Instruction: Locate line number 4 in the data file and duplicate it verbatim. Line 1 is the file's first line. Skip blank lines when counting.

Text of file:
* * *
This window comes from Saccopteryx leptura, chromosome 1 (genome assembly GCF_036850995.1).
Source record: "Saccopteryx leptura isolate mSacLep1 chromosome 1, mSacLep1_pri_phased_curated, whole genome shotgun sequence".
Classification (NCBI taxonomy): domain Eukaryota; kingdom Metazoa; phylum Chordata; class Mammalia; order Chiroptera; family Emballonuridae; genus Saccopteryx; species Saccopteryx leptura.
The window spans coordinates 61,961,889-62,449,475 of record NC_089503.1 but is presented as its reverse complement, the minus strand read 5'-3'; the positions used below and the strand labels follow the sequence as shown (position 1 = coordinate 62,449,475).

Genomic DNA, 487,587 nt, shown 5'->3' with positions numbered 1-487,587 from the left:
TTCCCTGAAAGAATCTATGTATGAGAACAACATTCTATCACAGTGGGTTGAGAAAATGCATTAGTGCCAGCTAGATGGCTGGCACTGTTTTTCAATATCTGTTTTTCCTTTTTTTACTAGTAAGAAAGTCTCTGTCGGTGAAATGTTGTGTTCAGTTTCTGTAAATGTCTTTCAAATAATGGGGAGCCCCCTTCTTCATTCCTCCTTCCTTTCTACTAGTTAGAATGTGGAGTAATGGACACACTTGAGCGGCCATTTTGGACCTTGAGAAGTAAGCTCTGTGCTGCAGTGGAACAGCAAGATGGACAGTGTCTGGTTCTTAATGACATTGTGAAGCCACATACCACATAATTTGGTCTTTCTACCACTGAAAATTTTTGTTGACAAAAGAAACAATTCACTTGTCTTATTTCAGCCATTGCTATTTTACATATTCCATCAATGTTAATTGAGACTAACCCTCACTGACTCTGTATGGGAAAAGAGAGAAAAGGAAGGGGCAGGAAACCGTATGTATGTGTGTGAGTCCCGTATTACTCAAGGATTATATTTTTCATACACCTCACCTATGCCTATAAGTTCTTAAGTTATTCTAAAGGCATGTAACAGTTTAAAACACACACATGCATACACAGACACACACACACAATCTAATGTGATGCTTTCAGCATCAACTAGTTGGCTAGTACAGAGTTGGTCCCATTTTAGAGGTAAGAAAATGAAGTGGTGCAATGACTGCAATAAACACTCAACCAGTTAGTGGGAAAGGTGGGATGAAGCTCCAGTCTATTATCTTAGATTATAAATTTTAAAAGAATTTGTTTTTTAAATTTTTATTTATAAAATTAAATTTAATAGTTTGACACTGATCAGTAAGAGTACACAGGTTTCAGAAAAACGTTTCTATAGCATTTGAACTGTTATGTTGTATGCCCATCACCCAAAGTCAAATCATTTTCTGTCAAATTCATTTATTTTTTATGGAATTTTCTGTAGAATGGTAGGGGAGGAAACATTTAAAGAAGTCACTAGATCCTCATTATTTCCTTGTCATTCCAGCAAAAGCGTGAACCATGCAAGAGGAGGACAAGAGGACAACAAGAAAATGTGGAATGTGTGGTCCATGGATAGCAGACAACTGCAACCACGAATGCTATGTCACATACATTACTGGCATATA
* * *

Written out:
The window spans coordinates 61,961,889-62,449,475 of record NC_089503.1 but is presented as its reverse complement, the minus strand read 5'-3'; the positions used below and the strand labels follow the sequence as shown (position 1 = coordinate 62,449,475).